Common LLC Mistakes that Risk Your Personal Liability Protections

Starting a business is a bit like baking a cake — you need the right ingredients, a good recipe, and a pinch of patience. But unlike a cake, a business can have serious legal implications if handled incorrectly. This is where forming a Limited Liability Company (LLC) comes into play.

Now, we’re not lawyers, so be sure to discuss the legal aspects of forming an LLC with a licensed attorney. But according to LegalZoom:

“When you form an LLC, you establish a new business entity that’s legally separate from its owners. This separation provides what is called limited liability protection… If the LLC can’t pay its debts, the LLC’s creditor can go after the LLC’s bank account and other assets. The owner’s personal assets, such as cars, homes, and bank accounts are safe.”

There are exceptions and some common mistakes you might make that weaken an LLC’s protective powers. Let’s dive into these pitfalls and how to avoid them so you don’t risk your own liability and keep the LLC personal liability protection intact!

LLC Mistake #1: Not updating your operating agreement

Your operating agreement is the rulebook for your LLC, outlining who makes financial and operational decisions for the business and how you split profits and losses (if there’s more than one business owner). While some states don’t require LLCs to have an operating agreement, having one is a good idea.

As your business evolves, so should your operating agreement. For example, if you bring in new LLC members, an existing LLC member retires, or you decide to split profits another way, you should update your agreement to reflect these decisions.

Failing to update it can lead to legal ambiguities and disputes, which could mean you’ll be held personally liable for business debts and lawsuits. Yes, even though you have an LLC, your personal assets could still be at risk by making this mistake.

The fix: Regularly review and amend your agreement to reflect changes in your business structure, member roles, and operations. Think of it like updating your GPS — you wouldn’t want to navigate today’s roads with a map from 10 years ago, right?

LLC Mistake #2: Mixing business and personal finances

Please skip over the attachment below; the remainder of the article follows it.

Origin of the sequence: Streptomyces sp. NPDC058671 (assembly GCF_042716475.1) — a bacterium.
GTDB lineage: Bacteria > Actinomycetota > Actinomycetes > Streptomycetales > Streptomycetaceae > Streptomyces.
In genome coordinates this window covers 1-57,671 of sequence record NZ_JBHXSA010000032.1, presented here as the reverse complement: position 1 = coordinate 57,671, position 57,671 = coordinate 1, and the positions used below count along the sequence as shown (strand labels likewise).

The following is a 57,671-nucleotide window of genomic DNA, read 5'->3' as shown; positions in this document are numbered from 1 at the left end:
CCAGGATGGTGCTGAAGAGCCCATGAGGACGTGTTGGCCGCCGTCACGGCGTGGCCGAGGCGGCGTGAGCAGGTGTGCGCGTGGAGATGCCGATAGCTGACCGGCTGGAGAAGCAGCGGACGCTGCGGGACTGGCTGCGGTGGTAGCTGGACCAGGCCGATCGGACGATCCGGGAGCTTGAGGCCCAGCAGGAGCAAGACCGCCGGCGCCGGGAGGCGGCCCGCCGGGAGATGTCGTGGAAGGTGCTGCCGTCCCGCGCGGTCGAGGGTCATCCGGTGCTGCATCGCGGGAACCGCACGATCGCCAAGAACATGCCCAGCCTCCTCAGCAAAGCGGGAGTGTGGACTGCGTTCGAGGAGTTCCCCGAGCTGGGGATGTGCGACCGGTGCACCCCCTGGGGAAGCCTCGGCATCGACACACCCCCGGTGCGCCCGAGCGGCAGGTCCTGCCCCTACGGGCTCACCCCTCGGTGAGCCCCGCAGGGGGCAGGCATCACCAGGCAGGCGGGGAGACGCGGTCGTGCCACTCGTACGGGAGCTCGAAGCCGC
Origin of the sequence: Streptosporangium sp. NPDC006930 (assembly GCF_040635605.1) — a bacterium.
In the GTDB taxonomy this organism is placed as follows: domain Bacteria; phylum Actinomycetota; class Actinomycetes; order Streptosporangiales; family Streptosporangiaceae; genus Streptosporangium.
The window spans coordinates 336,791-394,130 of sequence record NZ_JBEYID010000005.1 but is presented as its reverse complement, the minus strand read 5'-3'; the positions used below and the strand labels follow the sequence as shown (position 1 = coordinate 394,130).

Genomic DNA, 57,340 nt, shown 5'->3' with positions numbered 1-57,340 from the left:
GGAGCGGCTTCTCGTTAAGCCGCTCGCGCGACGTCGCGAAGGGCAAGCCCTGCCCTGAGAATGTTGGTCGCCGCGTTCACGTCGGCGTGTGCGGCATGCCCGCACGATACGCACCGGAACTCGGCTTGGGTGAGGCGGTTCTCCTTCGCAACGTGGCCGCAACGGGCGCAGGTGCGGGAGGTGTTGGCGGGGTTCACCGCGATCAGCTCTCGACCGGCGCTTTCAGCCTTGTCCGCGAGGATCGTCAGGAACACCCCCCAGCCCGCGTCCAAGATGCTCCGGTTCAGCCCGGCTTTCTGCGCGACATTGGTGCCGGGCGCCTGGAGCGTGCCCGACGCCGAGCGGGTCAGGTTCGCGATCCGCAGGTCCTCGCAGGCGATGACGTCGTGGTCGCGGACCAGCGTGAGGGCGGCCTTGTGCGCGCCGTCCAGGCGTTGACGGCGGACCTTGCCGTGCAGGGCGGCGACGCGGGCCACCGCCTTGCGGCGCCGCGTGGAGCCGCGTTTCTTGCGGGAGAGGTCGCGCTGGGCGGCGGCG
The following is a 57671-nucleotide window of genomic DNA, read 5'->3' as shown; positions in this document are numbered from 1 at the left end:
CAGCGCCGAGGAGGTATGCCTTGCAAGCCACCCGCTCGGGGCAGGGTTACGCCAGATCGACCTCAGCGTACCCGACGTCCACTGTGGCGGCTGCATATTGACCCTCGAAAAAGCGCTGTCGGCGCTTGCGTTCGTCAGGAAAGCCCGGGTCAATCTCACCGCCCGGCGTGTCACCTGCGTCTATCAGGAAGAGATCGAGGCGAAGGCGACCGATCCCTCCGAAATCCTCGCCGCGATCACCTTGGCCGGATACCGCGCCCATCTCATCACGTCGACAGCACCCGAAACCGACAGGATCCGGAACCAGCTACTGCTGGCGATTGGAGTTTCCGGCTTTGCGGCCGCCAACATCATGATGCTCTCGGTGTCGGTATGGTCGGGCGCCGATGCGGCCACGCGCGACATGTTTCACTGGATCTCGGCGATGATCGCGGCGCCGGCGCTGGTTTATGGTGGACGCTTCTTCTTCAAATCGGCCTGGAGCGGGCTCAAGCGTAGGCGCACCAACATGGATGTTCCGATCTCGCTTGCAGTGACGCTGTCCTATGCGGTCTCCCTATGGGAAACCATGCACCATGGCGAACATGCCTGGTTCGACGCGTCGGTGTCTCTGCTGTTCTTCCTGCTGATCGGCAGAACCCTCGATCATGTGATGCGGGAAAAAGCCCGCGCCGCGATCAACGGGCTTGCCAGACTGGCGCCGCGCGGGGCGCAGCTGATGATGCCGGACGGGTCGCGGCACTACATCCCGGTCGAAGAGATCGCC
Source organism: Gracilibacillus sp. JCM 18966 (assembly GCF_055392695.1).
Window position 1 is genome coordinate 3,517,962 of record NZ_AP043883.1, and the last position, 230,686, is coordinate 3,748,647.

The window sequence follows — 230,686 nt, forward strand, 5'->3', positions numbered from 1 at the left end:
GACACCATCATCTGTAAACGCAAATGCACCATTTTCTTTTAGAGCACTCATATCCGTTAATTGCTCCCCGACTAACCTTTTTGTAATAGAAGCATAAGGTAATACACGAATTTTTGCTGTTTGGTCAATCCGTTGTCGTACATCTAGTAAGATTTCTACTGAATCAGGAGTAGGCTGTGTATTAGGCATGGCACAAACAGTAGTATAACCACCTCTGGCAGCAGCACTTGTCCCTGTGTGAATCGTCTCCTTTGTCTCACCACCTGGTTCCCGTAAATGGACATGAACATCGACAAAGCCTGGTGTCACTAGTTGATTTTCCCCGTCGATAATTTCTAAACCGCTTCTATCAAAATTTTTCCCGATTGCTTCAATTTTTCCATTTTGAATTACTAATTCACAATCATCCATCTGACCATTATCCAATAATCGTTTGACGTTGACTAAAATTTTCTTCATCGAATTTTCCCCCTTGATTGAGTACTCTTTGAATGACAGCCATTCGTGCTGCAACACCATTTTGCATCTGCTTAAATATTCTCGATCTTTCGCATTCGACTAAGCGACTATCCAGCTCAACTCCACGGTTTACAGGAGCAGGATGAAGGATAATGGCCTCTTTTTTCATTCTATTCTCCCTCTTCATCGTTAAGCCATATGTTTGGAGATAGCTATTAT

For any business, keeping business and personal finances separate is essential. Having a separate business checking account and business credit card makes it easier to track your business finances, file accurate tax returns, and successfully deal with an IRS audit.

For limited liability companies, it’s especially important to avoid commingling business and personal finances, as it can compromise your liability protection. If your business faces a lawsuit, blurring the lines between your personal and business finances can lead to a legal concept called “piercing the corporate veil.” This means your personal assets could be at risk if your business is sued.

The fix: Keep your business and personal assets separate. Open a separate business checking account and business credit cards and use them only for business expenses.

Of course, mistakes happen, and most LLC owners have accidentally paid a personal expense with their business card or vice versa. When this happens, issue a reimbursement and document the mix-up. These mistakes should be non-habitual. 

LLC Mistake #3: Combining finances or assets of multiple businesses

There’s just something about entrepreneurs. If you’re the type of person who recognizes an opportunity and feels like you’re the one to fill a hole in the market, it’s easy to go from running one business to juggling two, three or four businesses at once. Be careful though – this sort of behavior can easily risk personal liability for all business and negate any protections afforded by your LLC.